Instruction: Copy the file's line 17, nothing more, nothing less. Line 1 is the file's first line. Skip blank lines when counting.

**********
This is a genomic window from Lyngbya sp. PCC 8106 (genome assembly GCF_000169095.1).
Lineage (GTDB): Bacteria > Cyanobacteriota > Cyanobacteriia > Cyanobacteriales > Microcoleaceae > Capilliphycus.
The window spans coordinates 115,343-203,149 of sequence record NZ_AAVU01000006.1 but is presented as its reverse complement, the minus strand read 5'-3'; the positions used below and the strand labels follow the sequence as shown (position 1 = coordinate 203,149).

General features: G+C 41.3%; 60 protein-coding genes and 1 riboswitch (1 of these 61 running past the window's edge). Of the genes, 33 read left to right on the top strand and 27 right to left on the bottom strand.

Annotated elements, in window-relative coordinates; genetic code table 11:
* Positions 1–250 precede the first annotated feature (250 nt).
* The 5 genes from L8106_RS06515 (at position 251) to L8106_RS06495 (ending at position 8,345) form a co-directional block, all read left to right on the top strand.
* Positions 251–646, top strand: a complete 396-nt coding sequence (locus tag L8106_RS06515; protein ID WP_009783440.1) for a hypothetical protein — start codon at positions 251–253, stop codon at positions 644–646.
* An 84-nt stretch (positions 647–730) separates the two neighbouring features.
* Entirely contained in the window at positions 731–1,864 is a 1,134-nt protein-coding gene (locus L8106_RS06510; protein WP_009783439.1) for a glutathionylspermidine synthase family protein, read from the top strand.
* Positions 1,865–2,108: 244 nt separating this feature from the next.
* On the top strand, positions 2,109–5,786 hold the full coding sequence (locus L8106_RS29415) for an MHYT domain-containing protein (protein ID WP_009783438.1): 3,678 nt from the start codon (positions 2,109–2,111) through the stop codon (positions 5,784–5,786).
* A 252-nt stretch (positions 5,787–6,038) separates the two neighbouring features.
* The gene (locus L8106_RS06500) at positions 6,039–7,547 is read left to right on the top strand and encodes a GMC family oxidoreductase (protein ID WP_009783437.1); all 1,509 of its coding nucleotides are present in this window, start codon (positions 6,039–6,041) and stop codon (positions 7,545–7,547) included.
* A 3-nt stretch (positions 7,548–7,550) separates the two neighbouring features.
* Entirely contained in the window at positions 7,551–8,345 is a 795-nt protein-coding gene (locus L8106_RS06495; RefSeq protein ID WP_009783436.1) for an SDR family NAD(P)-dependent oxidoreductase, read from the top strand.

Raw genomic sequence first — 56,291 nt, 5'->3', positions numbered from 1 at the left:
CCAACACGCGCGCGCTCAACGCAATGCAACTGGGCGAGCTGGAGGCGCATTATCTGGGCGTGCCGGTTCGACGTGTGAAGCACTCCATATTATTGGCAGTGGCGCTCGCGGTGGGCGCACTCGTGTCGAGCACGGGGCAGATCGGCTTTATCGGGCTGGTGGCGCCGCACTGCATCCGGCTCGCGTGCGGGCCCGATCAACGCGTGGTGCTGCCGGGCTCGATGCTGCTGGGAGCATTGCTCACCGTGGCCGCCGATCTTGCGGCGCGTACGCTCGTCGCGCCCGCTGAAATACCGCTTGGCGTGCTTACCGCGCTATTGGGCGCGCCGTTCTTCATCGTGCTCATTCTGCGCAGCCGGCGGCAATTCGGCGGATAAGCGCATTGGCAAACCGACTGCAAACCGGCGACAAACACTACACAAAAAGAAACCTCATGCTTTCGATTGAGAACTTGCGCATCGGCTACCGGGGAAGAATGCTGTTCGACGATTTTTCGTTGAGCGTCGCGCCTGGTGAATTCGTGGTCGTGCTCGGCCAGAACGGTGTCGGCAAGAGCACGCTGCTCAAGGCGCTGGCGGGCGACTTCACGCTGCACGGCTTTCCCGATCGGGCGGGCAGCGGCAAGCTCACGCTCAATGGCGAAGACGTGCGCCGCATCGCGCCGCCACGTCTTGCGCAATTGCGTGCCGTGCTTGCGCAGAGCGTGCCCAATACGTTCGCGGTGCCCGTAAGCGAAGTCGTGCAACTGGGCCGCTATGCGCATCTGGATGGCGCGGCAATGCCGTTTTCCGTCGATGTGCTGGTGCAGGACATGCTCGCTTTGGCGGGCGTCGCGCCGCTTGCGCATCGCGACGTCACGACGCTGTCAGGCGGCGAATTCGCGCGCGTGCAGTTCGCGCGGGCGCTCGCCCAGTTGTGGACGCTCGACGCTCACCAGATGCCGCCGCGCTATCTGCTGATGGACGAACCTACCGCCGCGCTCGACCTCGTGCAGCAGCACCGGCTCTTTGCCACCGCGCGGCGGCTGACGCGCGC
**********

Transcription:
Raw genomic sequence first — 56,291 nt, 5'->3', positions numbered from 1 at the left: